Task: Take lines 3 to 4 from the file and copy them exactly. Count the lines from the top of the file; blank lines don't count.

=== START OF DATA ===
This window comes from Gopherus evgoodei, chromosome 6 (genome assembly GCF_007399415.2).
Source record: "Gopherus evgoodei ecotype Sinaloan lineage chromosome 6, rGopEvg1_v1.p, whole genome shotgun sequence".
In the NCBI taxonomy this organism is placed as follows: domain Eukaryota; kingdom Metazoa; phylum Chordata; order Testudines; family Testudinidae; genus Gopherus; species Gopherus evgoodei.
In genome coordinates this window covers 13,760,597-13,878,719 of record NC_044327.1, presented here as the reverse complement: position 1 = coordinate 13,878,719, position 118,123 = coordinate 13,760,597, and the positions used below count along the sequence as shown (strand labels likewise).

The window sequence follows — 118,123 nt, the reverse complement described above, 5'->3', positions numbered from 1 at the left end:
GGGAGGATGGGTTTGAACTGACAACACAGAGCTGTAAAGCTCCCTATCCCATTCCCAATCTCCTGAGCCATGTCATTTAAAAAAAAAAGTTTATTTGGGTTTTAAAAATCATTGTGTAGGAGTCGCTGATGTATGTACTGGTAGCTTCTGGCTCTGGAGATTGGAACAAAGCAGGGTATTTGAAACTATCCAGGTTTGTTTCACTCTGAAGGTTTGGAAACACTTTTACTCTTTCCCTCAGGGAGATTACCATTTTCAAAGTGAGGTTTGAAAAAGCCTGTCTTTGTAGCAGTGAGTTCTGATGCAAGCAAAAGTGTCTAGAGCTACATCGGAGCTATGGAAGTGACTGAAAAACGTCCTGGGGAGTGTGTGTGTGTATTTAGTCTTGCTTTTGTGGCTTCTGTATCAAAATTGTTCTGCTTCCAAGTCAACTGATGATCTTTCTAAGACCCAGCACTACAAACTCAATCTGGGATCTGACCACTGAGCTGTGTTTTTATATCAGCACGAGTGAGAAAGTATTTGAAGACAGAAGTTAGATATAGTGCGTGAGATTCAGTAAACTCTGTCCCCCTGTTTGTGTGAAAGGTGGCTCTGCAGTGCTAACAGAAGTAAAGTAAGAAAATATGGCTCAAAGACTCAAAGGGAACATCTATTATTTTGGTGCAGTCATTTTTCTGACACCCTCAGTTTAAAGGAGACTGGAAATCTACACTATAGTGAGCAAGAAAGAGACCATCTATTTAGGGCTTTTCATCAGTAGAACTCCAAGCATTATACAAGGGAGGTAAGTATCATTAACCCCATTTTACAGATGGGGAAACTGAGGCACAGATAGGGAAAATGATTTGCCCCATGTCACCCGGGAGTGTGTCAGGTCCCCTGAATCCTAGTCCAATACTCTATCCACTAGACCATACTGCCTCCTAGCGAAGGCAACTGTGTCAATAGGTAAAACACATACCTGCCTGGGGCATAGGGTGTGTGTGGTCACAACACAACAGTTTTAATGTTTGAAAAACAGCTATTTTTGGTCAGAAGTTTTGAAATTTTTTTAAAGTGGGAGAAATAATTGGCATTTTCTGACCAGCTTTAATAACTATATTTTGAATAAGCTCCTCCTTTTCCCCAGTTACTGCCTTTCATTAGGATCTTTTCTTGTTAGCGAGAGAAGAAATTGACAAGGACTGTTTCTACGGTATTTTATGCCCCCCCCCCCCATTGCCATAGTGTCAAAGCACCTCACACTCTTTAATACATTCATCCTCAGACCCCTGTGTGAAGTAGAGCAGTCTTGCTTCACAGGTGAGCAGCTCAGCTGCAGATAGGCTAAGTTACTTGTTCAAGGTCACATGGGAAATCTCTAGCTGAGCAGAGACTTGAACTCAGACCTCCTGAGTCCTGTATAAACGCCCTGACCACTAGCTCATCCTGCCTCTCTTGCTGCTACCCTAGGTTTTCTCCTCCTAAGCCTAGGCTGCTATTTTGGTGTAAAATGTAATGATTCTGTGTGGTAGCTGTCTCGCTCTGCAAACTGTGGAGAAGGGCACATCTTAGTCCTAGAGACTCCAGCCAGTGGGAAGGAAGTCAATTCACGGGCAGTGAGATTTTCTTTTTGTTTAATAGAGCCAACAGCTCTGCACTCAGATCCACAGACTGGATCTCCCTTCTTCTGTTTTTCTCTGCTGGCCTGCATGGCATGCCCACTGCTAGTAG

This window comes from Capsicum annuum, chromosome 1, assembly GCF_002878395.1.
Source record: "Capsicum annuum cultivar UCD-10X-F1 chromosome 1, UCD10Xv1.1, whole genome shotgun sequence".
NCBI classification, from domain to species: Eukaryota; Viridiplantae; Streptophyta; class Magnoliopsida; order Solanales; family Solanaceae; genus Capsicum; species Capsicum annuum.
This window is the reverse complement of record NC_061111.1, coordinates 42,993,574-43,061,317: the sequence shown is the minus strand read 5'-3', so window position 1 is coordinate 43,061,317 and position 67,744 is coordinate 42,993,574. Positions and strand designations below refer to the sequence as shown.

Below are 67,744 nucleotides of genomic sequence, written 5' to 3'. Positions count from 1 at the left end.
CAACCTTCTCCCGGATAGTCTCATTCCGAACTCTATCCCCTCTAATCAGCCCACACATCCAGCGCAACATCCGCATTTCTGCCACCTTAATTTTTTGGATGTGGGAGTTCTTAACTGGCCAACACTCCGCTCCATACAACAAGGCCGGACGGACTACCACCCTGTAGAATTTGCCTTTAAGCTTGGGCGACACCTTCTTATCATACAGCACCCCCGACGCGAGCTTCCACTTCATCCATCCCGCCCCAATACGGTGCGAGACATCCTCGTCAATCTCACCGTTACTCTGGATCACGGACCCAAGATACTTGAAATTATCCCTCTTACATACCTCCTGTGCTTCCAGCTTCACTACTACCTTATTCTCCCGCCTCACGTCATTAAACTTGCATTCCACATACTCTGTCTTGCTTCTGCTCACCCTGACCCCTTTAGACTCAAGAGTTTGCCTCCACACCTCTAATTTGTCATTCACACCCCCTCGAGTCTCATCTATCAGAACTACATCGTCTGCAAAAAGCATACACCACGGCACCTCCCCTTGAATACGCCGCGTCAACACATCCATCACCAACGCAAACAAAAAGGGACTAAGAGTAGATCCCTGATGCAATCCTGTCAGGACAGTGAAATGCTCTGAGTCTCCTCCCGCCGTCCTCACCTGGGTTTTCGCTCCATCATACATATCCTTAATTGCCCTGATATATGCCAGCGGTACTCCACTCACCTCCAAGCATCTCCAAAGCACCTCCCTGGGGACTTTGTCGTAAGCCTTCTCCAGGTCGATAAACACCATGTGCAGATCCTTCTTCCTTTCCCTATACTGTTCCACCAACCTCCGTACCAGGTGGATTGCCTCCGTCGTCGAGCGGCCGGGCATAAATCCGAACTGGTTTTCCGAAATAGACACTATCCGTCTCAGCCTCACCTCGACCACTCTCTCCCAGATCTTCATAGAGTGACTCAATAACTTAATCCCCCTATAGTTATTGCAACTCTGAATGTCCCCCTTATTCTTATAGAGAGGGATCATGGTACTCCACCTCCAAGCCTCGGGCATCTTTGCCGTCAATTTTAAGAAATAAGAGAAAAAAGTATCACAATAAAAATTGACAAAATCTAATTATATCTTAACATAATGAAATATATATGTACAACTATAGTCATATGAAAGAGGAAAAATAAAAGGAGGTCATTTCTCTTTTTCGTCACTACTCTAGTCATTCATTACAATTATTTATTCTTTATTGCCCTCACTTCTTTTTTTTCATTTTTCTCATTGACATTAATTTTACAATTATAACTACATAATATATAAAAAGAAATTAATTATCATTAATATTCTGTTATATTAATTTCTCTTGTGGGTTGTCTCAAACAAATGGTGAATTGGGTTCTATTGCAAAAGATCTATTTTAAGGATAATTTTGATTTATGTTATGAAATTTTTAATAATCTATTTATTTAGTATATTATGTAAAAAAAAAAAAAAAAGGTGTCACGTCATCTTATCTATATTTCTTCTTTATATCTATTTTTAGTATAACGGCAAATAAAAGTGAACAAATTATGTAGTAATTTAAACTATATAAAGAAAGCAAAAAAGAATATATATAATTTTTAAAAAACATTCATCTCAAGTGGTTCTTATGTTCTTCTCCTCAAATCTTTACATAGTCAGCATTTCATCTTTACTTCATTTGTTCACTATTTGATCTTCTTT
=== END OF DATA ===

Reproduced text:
In the NCBI taxonomy this organism is placed as follows: domain Eukaryota; kingdom Metazoa; phylum Chordata; order Testudines; family Testudinidae; genus Gopherus; species Gopherus evgoodei.
In genome coordinates this window covers 13,760,597-13,878,719 of record NC_044327.1, presented here as the reverse complement: position 1 = coordinate 13,878,719, position 118,123 = coordinate 13,760,597, and the positions used below count along the sequence as shown (strand labels likewise).